On Friday (Sept. 2, 2011), the IRS released the 2011-2012 Priority Guidance Plan (PGP). 37 items in the PGP relate to retirement plans, and 29 items relate to Executive Compensation, Health Care and Other Benefits, and Employment Taxes. More about these items later this week.
One item on the list that caught my eye is number 7 in the section on Executive Compensation, Health Care and Other Benefits, and Employment Taxes. It says:
7. Notice on the applicability of §§132(d) and (e) to employer-provided cell phones following enactment of §043 of the Small Business Jobs Act of 2010.
Since at least 2005, there have been rumors that the IRS was looking at a number of employer-provided fringe benefits, such as cell phones and points for frequent flyer miles, to see whether they should be included in the definition of compensation. With employer provided cell phones typically averaging a benefit worth at least $1,200 per year ($100 per month) and disproportionately provided to Highly Compensated Employees (HCEs) and key employees compared to rank-and-file or non-highly compensated employees, it was just a matter to time before the IRS issued guidance. Apparently, the catalyst to move employer provided cell phone fringe benefits onto the 2011-2012 Priority Guidance Plan was section 2043 the Small Business Jobs Act of 2010.
Almost a year ago (Sept. 27, 2010), President Obama signed the Small Business Jobs Act of 2010 into law. Section 2043 said:
SEC. 2043. REMOVAL OF CELLULAR TELEPHONES AND SIMILAR TELECOMMUNICATIONS EQUIPMENT FROM LISTED PROPERTY.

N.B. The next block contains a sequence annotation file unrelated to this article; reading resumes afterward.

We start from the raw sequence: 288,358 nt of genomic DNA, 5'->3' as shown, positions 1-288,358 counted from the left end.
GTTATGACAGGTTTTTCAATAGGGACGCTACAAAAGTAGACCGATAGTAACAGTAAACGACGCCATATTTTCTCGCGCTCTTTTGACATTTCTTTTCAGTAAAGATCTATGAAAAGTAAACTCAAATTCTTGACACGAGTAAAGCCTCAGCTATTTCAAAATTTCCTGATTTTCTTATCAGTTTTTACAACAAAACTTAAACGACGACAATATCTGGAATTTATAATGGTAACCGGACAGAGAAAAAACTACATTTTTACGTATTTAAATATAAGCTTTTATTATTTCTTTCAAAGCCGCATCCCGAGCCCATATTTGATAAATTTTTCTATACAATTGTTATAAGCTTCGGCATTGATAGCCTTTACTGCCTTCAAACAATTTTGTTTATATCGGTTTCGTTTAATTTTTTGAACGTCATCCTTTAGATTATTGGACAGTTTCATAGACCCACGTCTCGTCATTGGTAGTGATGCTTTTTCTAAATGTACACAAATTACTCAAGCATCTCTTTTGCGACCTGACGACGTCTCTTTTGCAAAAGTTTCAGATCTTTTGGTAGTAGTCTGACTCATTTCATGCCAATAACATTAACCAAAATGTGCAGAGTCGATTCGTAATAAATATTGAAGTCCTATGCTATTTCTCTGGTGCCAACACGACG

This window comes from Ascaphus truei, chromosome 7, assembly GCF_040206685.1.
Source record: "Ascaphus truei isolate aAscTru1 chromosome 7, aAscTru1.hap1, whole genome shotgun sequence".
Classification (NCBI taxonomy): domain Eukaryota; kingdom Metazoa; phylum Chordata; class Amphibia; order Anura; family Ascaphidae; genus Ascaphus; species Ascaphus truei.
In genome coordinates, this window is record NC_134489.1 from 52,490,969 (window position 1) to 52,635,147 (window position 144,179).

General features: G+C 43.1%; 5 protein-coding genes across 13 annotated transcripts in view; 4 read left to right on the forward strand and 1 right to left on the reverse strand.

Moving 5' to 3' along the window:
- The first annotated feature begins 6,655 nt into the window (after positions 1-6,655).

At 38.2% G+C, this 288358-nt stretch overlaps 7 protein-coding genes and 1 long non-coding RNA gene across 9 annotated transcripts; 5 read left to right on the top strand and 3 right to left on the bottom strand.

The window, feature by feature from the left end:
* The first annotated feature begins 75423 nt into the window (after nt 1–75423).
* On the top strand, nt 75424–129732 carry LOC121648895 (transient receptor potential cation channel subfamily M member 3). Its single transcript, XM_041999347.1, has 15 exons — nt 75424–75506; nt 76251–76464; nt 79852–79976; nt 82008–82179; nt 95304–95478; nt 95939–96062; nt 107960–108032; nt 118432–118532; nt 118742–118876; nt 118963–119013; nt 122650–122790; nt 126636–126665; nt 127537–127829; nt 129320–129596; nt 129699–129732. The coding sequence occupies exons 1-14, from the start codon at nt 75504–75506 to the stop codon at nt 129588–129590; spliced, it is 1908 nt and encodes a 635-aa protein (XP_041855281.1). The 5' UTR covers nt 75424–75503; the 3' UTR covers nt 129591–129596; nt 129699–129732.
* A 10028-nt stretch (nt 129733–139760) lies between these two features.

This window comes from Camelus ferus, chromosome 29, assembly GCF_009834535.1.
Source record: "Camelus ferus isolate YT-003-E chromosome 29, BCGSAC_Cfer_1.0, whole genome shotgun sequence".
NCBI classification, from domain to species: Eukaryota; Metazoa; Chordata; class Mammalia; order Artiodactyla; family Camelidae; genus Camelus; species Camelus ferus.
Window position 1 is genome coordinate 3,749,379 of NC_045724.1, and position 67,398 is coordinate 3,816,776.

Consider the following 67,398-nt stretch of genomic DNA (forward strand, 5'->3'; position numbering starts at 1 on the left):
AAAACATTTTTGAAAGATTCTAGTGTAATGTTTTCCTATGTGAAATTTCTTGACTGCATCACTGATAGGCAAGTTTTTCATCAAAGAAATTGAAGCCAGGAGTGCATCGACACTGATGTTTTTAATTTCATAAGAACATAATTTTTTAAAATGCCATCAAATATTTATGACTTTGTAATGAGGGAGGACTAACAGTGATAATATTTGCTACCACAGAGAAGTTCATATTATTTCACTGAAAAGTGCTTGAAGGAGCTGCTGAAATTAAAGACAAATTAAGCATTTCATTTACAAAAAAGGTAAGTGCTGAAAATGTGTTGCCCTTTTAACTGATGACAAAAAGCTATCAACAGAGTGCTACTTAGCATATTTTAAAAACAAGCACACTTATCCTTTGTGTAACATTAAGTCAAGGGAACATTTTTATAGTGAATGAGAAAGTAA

(a) IN GENERAL.—Subparagraph (A) of section 280F(d)(4) of the Internal Revenue Code of 1986 (defining listed property) is amended by adding ‘‘ ‘and’ ’’ at the end of clause (iv), by striking clause (v), and by redesignating clause (vi) as clause (v).
(b) EFFECTIVE DATE.—The amendment made by this section shall apply to taxable years beginning after December 31, 2009.
While the language of section 2043 did not immediately trigger thoughts of 415(c)(3), 414(s) or 3041 compensation for me, it did for someone at the IRS. Take the language of section 2043, combine it with Internal Revenue Code sections 132(d) and 132(e), and it may have plan implications.
If you do not have a copy of your Code handy, Internal Revenue Code section 132(d) defines Working Condition Fringe as:
“For purposes of this section, the term “working condition fringe” means any property or services provided to an employee of the employer to the extent that, if the employee paid for such property or services, such payment would be allowable as a deduction under section 162 or 167.”
Internal Revenue Code section 132(e)(1) defines De minimis Fringe as:
“The term “de minimis fringe” means any property or service the value of which is (after taking into account the frequency with which similar fringes are provided by the employer to the employer’s employees) so small as to make accounting for it unreasonable or administratively impracticable.”
It will be interesting to see how this plays out in guidance over the next year.